Idlewild - Wild not Idle

Duration: 120min
Category: Musical
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The musical keeps on struggling to come back and the latest attempt is a fun little prohibition era, gin joint flick from the OutKast guys called Idlewild.

The story involved two friends running a speakeasy, cool but deadly gangsters and sexy but equally deadly women. In between they manage to sing a lot of songs, provided by OutKast, and move like itís going out of style.

Idlewild is a gorgeous film full of lushly decorated, intricate sets and kinetic cinematography that creates an atmosphere that is part period, part hip-hop, part timeless sinnerís paradise. It follows Moulin Rouge!ís lead by using our post-modern references to establish a historical scene that is even more true to that time than a stricter interpretation.

Did I mention that Idlewild is gorgeous? Itís shot in a smoky haze of soft light, rich colour and beautiful people. The pacing slow and rhythmic like much of the score and you can get into the groove of the film by sitting back and letting it wash over you. The story falls into place, not with surprises and twists but with a welcome familiar refrain that played by a true artist.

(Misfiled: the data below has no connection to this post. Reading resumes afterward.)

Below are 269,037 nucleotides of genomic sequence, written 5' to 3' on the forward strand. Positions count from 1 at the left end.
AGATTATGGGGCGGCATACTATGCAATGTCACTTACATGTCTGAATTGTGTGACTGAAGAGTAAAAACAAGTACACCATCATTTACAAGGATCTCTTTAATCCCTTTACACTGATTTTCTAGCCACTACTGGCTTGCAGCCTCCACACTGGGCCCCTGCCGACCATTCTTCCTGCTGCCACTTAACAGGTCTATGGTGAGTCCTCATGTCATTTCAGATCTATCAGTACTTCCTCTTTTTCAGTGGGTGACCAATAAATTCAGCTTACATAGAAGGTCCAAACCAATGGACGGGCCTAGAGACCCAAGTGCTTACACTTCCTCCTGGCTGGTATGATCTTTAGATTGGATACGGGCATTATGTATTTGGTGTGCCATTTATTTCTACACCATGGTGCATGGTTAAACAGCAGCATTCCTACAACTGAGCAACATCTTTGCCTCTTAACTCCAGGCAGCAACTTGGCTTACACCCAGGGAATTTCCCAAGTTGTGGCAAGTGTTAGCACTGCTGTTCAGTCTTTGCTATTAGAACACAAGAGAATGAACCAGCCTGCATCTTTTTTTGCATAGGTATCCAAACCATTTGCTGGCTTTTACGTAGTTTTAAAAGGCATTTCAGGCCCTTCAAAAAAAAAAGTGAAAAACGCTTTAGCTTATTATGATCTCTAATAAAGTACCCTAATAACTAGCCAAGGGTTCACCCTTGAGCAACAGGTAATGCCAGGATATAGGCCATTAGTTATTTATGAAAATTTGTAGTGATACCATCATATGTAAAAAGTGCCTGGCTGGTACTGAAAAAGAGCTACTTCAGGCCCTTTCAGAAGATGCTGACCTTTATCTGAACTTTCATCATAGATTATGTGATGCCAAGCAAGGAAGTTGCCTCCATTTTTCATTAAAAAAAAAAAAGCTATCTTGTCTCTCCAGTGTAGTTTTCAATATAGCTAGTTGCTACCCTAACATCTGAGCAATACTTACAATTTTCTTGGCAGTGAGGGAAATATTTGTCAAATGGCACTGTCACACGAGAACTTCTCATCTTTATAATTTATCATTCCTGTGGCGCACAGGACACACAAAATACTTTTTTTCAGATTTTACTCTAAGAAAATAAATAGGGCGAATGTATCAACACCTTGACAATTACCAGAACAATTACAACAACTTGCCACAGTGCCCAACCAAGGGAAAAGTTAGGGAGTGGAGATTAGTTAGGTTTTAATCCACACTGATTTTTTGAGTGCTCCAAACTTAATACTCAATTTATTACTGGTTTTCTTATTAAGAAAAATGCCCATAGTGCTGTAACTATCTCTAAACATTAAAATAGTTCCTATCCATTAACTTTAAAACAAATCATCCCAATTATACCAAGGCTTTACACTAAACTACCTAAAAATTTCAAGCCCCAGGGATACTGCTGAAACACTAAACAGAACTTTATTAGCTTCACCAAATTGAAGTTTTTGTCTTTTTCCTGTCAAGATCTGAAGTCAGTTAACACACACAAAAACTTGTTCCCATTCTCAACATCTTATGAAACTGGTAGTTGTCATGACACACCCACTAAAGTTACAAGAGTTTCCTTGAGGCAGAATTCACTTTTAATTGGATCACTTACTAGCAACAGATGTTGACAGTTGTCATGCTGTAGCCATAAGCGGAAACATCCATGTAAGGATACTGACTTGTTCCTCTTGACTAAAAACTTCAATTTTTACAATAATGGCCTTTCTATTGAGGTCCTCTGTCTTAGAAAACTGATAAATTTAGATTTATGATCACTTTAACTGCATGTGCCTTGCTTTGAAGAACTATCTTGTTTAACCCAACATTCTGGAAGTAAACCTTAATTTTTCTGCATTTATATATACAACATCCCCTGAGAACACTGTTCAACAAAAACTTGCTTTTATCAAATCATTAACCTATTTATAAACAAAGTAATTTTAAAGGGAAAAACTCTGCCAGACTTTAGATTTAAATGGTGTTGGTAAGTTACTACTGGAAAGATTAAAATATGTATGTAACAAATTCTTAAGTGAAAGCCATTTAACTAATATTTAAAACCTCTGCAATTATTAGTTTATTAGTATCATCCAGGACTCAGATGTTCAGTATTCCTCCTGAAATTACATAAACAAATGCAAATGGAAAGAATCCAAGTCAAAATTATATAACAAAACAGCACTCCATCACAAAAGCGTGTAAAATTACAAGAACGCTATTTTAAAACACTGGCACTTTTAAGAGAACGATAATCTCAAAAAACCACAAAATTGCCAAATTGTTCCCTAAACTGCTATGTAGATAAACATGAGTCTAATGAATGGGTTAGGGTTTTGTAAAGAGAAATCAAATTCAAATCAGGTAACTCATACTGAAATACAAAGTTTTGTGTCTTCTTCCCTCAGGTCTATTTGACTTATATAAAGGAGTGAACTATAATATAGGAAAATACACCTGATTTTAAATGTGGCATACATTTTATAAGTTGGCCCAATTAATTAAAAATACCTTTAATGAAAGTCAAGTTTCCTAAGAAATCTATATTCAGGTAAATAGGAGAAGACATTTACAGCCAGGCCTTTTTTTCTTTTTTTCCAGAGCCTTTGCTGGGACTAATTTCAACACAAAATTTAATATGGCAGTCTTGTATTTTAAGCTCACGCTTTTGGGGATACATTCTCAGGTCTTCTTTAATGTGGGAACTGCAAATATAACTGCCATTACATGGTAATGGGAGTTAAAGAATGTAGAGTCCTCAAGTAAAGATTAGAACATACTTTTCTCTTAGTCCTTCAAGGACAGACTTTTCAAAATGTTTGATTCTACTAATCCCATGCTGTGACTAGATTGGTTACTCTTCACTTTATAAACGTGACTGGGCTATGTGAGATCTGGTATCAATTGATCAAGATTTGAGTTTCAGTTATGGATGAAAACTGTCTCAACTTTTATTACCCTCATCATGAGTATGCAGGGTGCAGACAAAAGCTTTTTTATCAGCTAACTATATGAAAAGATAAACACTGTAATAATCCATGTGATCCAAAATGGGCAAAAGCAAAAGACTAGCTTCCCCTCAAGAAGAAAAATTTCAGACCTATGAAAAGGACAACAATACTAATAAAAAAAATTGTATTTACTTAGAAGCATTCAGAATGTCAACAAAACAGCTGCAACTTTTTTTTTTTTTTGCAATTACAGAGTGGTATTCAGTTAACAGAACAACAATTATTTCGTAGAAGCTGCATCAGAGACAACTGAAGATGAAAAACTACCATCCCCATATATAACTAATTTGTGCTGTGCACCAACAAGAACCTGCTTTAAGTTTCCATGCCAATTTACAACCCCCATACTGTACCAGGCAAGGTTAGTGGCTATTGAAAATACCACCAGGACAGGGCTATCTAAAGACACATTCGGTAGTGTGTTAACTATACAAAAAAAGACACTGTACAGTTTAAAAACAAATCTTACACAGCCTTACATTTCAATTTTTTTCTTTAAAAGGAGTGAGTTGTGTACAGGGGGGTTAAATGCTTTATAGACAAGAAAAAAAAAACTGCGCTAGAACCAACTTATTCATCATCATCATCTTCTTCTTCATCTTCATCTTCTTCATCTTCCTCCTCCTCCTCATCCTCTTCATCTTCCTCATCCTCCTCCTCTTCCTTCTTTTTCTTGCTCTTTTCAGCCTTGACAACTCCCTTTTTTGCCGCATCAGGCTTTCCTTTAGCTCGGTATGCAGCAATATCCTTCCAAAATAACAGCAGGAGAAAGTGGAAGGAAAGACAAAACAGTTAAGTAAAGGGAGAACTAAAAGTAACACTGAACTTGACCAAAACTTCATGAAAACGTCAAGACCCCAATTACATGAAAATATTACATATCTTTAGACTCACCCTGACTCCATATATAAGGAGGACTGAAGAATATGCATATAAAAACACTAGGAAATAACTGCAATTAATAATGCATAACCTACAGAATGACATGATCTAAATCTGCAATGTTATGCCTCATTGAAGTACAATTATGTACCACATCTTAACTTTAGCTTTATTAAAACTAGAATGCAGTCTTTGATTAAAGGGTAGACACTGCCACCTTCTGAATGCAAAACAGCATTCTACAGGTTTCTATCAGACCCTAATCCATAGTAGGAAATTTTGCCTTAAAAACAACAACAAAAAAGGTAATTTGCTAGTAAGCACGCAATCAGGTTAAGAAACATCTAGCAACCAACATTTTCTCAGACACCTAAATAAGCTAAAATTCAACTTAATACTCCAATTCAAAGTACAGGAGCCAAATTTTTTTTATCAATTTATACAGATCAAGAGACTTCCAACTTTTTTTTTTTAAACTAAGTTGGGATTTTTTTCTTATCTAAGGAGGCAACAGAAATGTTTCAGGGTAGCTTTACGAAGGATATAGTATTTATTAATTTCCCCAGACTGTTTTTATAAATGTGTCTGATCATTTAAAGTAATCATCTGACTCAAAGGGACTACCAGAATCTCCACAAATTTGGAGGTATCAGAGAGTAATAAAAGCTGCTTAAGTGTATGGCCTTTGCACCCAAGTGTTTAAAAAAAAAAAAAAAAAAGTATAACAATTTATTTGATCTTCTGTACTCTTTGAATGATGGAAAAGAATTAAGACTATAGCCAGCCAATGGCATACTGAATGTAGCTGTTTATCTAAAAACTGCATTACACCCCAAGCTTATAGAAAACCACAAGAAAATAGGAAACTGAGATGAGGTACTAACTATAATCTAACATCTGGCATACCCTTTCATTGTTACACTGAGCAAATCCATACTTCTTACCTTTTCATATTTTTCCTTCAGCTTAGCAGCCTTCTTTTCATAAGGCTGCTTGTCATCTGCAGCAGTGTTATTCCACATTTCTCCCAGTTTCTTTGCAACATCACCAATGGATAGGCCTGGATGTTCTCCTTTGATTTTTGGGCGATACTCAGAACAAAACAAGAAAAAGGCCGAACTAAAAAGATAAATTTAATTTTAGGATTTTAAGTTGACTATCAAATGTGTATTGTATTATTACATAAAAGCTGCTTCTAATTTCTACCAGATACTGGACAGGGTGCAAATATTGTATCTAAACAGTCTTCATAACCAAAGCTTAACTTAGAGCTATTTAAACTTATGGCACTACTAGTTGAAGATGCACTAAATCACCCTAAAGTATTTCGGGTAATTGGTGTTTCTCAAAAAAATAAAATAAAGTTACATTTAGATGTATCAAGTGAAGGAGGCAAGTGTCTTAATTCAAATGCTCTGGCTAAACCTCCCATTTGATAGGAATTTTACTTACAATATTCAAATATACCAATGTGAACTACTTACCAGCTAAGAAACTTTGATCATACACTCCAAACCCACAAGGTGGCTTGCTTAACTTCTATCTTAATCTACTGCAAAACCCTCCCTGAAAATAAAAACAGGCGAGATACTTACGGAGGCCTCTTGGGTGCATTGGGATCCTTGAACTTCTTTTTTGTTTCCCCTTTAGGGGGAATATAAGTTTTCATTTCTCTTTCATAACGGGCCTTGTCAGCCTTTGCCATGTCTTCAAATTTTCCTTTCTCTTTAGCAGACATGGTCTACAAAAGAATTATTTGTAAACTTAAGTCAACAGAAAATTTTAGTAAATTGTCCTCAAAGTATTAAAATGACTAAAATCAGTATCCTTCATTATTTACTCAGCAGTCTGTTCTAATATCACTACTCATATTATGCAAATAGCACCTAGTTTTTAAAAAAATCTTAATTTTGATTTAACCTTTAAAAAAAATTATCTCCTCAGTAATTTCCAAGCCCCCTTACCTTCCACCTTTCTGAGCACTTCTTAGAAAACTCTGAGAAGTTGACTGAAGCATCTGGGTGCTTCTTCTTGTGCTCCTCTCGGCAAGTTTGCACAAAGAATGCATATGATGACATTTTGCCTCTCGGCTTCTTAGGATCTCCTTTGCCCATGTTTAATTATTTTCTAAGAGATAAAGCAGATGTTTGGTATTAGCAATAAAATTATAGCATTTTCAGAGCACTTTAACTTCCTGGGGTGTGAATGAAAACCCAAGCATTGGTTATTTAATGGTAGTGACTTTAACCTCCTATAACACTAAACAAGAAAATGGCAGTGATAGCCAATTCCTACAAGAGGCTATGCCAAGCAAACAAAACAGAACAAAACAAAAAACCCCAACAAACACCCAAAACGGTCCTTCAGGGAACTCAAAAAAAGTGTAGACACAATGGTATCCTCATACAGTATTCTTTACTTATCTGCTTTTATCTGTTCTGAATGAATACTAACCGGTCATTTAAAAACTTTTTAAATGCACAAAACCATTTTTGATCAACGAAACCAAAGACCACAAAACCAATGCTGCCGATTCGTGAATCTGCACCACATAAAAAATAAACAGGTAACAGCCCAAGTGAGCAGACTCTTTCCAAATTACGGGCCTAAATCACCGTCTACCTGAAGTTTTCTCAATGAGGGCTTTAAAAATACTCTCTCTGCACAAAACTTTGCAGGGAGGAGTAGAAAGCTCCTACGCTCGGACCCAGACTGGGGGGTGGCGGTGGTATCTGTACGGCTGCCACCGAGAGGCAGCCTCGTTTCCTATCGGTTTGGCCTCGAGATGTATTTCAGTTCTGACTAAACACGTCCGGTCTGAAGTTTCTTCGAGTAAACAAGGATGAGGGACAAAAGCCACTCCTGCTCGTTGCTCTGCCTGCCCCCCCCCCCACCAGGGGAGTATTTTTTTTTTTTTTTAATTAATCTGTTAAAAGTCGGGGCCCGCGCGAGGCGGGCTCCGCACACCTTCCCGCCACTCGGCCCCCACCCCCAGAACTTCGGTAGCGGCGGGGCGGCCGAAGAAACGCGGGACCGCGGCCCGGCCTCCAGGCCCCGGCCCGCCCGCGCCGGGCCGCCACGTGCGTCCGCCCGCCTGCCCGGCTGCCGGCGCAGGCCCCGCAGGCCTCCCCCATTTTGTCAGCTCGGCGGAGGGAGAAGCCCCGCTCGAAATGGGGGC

One more time, this film is gorgeous, almost as gorgeous as its female lead, relative newcomer Paula Patton who looks like a cross between Alicia Keys and Diana Ross. She moves through the world of Idlewild with the charm of a leading lady. I hope we will see more of this stunning performer in something more than her previous work such as Hitch.

Speaking of screen goddesses, Cicely Tyson has a quiet little cameo that rocks the film. She has the kind of face that you just canít look away from and her brief but powerful scene is a memorable moment that sticks with you long after the credits roll.

The weakness of Idlewild is the music. Itís certainly not the best work OutKast has done. While most of the songs are fun, there are few, if any, that grab you and refuse to let go. Itís a musical and much of what a musical hangs on is the music. You gotta be singing the songs as you leave the cinema and thatís unlikely with Idlewild.

Still, as a film, Idlewild is fascinating to watch. You can tell the film makers loved what they were doing. The inexperienced director, Bryan Barber has shown a great deal of strength and talent after having broken out of directing videos. I hope he sticks to film and builds on what heís done with Idlewild.

Review By: Collin Smith

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